As this is being written before the end of the Trump impeachment trial, comments on that will have to wait until next week.
Today I would like to tell you about Lucky Pierre the racing snail.
In the area of publicity, it isn’t often that you get to pass off a fictional story as heard news. In the case of Pierre that is exactly what happened.
The story began in the late ‘60s when Walter Ramage, the manager of the Mapes Hotel, called me into his office to tell me about an event that was an annual celebration in San Francisco. It was held on the opening day of the opera season in the City by the Bay. The event consisted of an afternoon of cocktails and hors d’oeuvres at a French restaurant named Le Trianon.
Highlight of the afternoon was a snail race which took place in a tabletop configuration called “The Snailadrome”. It was a miniature piece of work that resembled the coliseum in LA. On the base it had several indentations in which the wheels of tiny chariots were placed. The chariots had a small wire loop which fit over the neck of the snails. The setup could accommodate five chariots at a time. Additionally, the tracks were greased with a combination of water and sugar to enable the snails to move at a little faster pace. The event usually saw a good turnout of the Bay Area press and other celebrities who happened to be in town.
When I asked Ramage what the event had to do with the Mapes, he said that the hotel had been invited to enter a snail in the contest. He then asked me to figure out how we could publicize an imaginary snail. After a half hour brainstorming session, we decided to kick off the story by having owner Charles Mapes, through a connection in France, purchase the French champion snail whose name would be Lucky Pierre.
As it turned out, the first part of the story made the wire services and much of the Bay Area press. Our next installment had Pierre arrested in London because he did not have the correct papers to pass customs. That chapter got us a wire photo of a crying snail behind prison bars. The third installment had US officials gaining Pierre’s release and the champion’s non-stop flight to the Bay Area. Once there, he had a rendition of the Eiffel Tower painted on his shell.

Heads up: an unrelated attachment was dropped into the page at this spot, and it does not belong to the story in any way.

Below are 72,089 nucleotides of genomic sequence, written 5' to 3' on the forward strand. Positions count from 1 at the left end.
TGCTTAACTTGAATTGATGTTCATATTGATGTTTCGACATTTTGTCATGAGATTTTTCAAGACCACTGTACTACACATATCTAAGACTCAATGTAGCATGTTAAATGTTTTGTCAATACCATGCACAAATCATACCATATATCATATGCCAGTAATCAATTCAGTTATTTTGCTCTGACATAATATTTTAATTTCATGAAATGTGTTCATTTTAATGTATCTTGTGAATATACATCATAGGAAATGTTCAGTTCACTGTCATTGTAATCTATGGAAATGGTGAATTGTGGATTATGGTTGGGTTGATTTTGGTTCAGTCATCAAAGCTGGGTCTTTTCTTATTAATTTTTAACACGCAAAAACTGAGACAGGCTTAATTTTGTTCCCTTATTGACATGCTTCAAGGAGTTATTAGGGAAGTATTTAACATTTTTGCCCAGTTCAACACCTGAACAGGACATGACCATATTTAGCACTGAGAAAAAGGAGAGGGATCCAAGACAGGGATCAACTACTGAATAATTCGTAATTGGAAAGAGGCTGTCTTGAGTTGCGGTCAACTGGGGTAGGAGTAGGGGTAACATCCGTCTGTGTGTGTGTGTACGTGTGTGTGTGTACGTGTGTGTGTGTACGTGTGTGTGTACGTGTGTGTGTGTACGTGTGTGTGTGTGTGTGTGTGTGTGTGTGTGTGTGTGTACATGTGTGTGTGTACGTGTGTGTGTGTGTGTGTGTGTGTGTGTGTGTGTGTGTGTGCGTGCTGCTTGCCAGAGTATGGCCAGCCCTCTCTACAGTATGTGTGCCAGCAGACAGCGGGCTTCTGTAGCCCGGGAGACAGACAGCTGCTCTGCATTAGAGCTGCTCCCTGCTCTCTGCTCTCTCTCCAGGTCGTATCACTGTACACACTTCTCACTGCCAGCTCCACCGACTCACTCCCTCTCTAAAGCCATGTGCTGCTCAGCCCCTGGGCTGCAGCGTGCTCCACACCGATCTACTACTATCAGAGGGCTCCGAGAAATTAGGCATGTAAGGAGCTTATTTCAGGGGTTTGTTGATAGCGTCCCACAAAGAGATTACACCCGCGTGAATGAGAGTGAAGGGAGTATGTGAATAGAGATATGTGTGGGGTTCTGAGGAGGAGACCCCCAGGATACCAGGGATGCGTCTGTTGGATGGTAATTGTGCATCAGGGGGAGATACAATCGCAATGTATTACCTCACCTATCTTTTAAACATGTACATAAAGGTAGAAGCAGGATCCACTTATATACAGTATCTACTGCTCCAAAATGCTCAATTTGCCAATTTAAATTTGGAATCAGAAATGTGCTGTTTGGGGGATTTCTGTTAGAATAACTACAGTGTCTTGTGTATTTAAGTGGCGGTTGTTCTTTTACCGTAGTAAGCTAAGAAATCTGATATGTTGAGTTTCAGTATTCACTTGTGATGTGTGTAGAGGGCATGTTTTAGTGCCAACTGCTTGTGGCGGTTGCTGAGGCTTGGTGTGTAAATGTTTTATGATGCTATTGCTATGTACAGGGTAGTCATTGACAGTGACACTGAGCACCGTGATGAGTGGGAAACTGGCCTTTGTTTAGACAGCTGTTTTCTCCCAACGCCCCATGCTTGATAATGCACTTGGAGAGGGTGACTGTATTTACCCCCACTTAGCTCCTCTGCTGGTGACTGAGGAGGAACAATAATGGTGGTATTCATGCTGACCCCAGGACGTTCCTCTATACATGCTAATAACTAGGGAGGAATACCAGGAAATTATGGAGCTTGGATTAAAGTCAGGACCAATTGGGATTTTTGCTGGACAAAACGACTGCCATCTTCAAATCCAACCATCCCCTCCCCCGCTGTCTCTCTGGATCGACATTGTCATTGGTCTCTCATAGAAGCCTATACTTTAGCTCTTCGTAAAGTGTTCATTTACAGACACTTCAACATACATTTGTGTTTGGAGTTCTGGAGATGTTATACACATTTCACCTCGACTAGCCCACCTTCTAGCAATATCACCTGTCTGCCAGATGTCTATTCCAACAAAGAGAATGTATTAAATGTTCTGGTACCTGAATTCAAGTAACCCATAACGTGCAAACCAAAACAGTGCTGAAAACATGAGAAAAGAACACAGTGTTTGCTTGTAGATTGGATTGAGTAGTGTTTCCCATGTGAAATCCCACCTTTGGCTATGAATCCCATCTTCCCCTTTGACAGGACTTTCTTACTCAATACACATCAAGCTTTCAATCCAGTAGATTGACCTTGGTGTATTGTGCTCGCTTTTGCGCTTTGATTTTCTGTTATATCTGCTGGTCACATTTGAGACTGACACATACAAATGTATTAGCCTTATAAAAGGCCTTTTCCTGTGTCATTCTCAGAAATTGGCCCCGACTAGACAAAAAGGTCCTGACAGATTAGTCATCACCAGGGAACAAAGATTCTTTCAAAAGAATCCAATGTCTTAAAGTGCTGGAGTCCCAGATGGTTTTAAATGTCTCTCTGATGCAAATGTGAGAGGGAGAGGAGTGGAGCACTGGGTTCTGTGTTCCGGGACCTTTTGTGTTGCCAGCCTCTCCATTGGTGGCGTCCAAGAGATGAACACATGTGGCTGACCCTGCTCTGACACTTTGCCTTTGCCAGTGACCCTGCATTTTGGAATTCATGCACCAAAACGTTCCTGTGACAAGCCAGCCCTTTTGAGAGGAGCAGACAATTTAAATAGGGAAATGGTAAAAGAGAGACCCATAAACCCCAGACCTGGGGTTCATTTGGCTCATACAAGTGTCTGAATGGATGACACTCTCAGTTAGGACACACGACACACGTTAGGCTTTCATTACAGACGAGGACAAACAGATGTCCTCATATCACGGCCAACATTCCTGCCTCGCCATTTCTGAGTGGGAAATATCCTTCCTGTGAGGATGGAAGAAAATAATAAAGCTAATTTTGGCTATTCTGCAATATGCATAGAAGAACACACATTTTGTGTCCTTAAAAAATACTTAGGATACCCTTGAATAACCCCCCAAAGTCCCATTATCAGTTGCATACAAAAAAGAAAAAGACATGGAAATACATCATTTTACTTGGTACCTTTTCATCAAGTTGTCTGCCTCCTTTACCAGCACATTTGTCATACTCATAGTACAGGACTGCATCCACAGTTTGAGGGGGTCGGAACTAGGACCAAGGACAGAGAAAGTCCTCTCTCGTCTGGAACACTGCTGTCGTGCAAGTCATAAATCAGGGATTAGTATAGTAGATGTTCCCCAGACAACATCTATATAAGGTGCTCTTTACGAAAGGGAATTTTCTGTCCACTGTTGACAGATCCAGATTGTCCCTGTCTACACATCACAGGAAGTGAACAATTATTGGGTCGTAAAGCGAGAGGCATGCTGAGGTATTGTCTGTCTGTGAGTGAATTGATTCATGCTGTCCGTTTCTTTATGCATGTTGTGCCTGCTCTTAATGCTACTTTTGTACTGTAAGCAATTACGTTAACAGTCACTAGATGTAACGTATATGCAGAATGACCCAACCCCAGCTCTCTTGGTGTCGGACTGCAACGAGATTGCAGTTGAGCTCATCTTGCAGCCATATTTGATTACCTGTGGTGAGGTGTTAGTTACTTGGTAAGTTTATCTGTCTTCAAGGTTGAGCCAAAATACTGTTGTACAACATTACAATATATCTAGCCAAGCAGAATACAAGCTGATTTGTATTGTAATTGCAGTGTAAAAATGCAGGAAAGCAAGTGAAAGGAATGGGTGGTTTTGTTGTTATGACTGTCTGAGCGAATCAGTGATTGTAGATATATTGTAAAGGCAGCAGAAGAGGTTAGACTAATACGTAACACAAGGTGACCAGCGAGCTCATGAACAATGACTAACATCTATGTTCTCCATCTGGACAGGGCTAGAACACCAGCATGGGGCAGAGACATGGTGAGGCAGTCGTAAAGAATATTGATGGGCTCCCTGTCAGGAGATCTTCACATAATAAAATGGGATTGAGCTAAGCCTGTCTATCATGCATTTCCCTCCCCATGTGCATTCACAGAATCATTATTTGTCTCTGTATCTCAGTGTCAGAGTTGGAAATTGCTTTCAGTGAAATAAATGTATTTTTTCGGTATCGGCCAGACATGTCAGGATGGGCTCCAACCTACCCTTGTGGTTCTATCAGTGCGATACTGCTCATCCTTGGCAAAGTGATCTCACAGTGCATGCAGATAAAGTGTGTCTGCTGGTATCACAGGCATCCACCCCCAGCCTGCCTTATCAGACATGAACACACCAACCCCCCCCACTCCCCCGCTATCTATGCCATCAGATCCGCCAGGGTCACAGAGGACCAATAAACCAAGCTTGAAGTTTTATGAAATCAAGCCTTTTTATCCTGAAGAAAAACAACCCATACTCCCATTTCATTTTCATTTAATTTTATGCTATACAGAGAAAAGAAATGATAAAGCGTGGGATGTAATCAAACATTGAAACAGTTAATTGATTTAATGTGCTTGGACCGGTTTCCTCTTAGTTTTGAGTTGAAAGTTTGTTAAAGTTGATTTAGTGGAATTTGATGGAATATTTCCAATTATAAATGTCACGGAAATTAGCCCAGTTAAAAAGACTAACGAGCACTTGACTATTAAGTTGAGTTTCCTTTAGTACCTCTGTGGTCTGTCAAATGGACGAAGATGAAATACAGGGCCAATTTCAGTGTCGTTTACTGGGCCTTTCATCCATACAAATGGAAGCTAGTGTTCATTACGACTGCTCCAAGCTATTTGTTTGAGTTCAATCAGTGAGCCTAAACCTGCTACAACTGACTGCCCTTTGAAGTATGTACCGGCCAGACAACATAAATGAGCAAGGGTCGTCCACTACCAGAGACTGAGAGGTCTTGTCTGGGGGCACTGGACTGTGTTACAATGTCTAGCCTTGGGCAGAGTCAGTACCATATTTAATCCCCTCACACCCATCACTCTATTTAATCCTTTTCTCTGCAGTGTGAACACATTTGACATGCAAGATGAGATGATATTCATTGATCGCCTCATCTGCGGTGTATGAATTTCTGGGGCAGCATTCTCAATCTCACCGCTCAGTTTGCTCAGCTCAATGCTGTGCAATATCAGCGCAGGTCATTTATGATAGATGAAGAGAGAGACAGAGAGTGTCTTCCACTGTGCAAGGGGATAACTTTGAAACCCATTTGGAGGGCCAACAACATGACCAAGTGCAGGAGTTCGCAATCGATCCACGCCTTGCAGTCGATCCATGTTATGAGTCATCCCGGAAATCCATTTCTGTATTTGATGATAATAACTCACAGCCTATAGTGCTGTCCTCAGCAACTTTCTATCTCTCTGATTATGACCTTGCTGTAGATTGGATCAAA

When the big day arrived, I went to SF to make sure our snail was well taken care of. Even with the help of the greased rails the snails only move about an inch an hour. At one point in time while watching the action, I heard a familiar voice behind me saying, “This is the first race I have ever seen where the entries become entrees.” When I turned I recognized the speaker as Ed Sullivan of TV fame. We had a brief visit recalling the time about ten years prior when his show had a remote from the Mapes SkyRoom featuring Paul Anderson.
Because we had purchased the largest snail from the restaurant, Lucky Pierre was named the official champion of the annual snail races.
DOWN MEMORY LANE. Last week I happened to catch a 1933 flick, The Prizefighter and the Lady, on the TCM channel that starred a most unlikely leading man. His name was Max Baer, the 1934-1935 heavyweight boxing champion of the world. The reason the film got my attention was that I had the pleasure of introducing Baer some 26 years later when he was the guest speaker at the Annual Sportswriters Organization Dinner.
In the aforementioned film, Baer’s leading lady was Myrna Loy and the cast included actors like Walter Huston (John’s Dad), and Otto Kruger. Baer more than held his own in every scene and seemed to enjoy kissing Loy on numerous occasions. While he was most adept at the boxing sequences, I was surprised to see how well he did in a long musical number with a bevy of chorus girls. In addition to singing, Baer proved to be a credible dancer, jump roper and performer on the high rings.
In the final boxing match of the film, his opponent was the well-known Primo Carnera. The film finished on a high note with the final bout being declared a draw. When Baer was in Reno, he was here to honor University of Nevada boxer Ted Contri, who was named athlete of the year.
Harry Spencer is a 75-year resident of Nevada and a freelance writer living in Reno.